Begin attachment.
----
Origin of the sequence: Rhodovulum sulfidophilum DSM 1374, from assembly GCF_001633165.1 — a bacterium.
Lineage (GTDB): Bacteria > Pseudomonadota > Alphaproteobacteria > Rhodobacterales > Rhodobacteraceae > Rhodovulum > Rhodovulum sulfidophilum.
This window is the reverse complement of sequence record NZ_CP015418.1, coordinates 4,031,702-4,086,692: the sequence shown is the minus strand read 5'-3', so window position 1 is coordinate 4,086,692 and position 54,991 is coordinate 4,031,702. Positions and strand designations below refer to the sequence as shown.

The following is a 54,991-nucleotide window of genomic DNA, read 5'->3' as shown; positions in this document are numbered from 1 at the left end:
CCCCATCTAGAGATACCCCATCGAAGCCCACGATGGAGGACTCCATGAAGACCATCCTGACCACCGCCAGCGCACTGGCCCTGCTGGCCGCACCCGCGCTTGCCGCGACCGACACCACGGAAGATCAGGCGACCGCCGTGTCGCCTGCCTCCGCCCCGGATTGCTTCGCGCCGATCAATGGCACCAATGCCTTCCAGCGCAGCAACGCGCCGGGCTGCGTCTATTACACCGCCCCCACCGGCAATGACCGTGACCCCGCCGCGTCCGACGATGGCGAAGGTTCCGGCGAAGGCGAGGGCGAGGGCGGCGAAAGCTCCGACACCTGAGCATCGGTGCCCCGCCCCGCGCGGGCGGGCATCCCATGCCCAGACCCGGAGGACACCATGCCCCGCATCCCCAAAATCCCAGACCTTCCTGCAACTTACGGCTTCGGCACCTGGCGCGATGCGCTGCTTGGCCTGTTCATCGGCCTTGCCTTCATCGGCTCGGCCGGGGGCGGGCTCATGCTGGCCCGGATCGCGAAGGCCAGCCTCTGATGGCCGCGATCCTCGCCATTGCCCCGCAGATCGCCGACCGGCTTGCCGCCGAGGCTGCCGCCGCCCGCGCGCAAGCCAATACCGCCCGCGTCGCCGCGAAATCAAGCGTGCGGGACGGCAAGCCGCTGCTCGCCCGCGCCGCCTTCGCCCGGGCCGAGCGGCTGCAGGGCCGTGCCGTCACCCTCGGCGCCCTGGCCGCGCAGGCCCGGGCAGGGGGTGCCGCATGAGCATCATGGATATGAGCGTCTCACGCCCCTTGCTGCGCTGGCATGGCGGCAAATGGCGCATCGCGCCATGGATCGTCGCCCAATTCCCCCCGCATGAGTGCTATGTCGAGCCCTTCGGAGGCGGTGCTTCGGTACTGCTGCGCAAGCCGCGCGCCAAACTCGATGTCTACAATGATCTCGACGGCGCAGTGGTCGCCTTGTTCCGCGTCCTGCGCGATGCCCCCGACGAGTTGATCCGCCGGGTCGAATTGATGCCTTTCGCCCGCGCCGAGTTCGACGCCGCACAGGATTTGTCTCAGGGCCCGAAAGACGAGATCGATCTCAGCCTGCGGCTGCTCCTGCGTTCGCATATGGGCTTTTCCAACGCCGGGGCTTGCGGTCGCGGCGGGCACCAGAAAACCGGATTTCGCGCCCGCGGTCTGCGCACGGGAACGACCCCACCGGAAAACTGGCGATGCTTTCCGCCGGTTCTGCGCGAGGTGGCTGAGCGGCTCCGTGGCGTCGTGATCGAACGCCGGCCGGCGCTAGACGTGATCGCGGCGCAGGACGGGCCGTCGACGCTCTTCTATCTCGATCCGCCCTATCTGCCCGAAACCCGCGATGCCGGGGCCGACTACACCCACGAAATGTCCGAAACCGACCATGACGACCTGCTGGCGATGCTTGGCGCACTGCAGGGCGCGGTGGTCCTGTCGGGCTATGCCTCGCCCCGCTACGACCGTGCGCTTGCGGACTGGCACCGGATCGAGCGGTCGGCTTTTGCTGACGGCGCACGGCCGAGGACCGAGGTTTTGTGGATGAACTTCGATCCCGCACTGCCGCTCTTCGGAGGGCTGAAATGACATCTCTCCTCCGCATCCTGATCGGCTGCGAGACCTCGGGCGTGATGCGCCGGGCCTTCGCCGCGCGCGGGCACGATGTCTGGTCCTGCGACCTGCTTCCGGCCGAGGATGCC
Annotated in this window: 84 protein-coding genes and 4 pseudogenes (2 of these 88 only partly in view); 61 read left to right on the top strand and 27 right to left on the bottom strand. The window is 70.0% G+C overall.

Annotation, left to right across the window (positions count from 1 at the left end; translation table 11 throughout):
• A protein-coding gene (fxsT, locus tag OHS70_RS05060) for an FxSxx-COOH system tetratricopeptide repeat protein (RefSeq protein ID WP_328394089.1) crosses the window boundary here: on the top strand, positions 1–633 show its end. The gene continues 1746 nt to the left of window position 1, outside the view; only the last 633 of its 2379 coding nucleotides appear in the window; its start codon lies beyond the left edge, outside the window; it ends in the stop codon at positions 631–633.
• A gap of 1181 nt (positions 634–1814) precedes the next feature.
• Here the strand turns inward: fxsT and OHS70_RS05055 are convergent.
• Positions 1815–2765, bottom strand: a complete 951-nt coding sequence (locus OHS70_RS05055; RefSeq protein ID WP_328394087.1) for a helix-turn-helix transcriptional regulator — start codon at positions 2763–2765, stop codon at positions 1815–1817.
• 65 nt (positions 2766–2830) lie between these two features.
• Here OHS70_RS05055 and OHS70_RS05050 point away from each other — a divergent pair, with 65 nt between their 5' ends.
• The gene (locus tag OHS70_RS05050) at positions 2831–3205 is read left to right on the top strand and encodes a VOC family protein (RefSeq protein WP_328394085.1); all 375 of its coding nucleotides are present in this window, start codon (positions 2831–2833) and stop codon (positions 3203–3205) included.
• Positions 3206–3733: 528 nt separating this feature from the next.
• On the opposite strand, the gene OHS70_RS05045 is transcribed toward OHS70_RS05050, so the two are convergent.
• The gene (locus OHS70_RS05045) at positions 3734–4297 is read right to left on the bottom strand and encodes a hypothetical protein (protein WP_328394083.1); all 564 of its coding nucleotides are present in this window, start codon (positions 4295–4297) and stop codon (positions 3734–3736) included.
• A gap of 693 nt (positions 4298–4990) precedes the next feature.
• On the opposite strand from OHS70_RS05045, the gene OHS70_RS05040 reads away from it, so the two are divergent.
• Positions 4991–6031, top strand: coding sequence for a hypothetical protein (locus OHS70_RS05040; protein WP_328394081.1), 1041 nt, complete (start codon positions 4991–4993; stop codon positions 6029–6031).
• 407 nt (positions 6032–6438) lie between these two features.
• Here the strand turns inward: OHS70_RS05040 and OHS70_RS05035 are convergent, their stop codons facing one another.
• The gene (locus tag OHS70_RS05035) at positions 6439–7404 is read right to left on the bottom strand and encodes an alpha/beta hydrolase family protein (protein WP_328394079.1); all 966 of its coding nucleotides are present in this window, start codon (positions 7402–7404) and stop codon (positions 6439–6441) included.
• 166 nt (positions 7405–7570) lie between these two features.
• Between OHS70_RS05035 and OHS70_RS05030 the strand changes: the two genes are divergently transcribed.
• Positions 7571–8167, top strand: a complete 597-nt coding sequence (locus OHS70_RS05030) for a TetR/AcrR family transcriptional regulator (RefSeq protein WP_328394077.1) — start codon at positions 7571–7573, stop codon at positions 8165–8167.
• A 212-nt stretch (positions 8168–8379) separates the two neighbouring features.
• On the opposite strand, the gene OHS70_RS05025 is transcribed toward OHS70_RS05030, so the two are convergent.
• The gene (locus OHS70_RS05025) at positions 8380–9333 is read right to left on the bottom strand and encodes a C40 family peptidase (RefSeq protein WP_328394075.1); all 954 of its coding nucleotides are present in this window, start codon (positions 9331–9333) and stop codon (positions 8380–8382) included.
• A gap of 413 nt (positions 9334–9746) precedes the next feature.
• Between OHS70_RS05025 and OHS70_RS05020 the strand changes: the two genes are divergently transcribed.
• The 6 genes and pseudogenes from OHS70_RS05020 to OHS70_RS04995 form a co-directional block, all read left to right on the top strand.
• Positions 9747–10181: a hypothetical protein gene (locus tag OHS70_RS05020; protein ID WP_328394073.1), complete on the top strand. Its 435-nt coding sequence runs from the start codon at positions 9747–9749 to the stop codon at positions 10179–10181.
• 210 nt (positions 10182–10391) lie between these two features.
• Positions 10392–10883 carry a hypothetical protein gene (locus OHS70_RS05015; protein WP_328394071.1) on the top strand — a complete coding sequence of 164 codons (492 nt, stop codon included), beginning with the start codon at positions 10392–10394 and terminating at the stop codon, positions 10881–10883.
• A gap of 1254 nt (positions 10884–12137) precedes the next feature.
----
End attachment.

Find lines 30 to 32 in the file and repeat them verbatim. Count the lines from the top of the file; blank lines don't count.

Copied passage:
• A gap of 413 nt (positions 9334–9746) precedes the next feature.
• Between OHS70_RS05025 and OHS70_RS05020 the strand changes: the two genes are divergently transcribed.
• The 6 genes and pseudogenes from OHS70_RS05020 to OHS70_RS04995 form a co-directional block, all read left to right on the top strand.